Few milestones in human history are as momentous as the meeting of three great civilizations on American soil in the sixteenth century. The fully revised textbook Latin America in Colonial Times presents that story in an engaging but informative new package, revealing how a new civilization and region - Latin America - emerged from that encounter. The authors give equal attention to the Spanish and Portuguese conquerors and settlers, to the African slaves they brought across the Atlantic, and to the indigenous peoples whose lands were invaded. From the dawn of empires in the fifteenth century, through the conquest age of the sixteenth and to the end of empire in the nineteenth, the book combines broad brushstrokes with anecdotal details that bring the era to life. This new edition incorporates the newest scholarship on Spain, Portugal, and Atlantic Africa, in addition to Latin America itself, with indigenous and African views and women's experiences and contributions to colonial society highlighted throughout.
|Publisher:||Cambridge University Press|
|Edition description:||2nd Revised ed.|
|Product dimensions:||7.17(w) x 10.24(h) x 0.79(d)|
About the Author
Matthew Restall is the Edwin Erle Sparks Professor of Latin American History and Director of Latin American Studies at Pennsylvania State University. Since 1995 he has published some sixty articles and essays and twenty books. He has received fellowships from the NEH, the Guggenheim Foundation, the Library of Congress, the Institute for Advanced Study at Princeton, and the Leverhulme Trust in the UK. He edited Ethnohistory journal for a decade, and is now co-editor of the Hispanic American Historical Review and co-editor of the Cambridge Latin American Studies book series.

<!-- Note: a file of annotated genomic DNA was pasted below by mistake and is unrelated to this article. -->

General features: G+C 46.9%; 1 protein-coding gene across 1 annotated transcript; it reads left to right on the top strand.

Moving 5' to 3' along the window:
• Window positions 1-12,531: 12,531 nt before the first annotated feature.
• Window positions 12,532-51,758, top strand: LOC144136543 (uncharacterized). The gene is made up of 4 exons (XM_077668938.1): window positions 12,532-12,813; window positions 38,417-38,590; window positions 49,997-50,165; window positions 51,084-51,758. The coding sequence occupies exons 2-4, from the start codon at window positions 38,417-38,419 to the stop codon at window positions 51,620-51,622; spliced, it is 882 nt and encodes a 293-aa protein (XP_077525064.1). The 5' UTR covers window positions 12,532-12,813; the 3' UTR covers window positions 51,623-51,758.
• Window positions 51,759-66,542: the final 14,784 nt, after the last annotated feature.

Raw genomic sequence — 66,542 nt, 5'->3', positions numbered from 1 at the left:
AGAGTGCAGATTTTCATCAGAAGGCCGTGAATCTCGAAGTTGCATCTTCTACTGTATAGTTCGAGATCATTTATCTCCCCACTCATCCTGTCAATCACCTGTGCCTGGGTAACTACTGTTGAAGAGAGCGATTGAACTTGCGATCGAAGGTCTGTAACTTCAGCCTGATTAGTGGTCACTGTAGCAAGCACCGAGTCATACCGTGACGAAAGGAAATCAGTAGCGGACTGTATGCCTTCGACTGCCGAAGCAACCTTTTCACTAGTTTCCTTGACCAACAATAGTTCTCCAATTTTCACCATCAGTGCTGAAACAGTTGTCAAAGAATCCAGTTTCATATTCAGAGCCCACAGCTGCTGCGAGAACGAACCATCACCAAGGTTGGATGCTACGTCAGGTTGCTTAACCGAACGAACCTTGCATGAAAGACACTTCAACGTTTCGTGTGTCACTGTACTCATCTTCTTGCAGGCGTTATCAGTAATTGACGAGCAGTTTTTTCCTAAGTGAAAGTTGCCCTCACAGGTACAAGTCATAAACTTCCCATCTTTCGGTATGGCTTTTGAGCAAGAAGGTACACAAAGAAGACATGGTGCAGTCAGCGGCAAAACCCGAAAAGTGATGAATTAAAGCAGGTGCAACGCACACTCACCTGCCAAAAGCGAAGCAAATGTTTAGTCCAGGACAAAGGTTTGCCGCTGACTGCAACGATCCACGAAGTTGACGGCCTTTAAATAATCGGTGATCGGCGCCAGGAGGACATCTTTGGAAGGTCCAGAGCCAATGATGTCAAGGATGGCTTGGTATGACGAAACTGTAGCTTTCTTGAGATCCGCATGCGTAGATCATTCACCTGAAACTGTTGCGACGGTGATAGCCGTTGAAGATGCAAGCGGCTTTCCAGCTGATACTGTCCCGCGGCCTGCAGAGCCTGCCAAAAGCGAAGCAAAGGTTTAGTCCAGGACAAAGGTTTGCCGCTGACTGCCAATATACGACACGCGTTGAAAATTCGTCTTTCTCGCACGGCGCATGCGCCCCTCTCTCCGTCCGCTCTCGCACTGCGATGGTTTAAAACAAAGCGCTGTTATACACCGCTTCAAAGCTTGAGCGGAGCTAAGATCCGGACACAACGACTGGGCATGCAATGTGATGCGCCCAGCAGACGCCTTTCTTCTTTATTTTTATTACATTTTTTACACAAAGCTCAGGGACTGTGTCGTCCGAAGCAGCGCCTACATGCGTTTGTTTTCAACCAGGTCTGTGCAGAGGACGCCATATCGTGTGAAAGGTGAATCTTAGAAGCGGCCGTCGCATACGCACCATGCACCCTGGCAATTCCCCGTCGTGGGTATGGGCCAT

Kris Lane is the France V. Scholes Chair in Colonial Latin American History at Tulane University, Louisiana. He has also been Visiting Professor at the National University of Colombia, Bogotá (2005) and the University of Leiden, Netherlands (2010). He has written three books, and is the editor of the interdisciplinary journal Colonial Latin American Review and co-editor of the Cambridge book series Cambridge Latin American Studies. His current project, based on research funded by the Guggenheim Foundation, treats the turbulent history of seventeenth-century Potosí, Bolivia.
Table of Contents
List of maps and in focus boxes; Acknowledgements; Preface: the colonial crucible; Part I. Before the Great Encounter: 1. Native America; 2. Castile and Portugal; 3. Atlantic Africa; Part II. The Long Conquest: 4. The Iberian imperial dawn; 5. Native American empires; 6. The chain of conquest; 7. The incomplete conquest; Part III. The Colonial Middle: 8. Native communities; 9. Black communities; 10. The religious resistance; 11. Deviancy, discipline, and identity; 12. Daily life in the city and country; Part IV. The Age of Change: 13. War and reform; 14. Late-colonial life; 15. Independence; Conclusion; Index.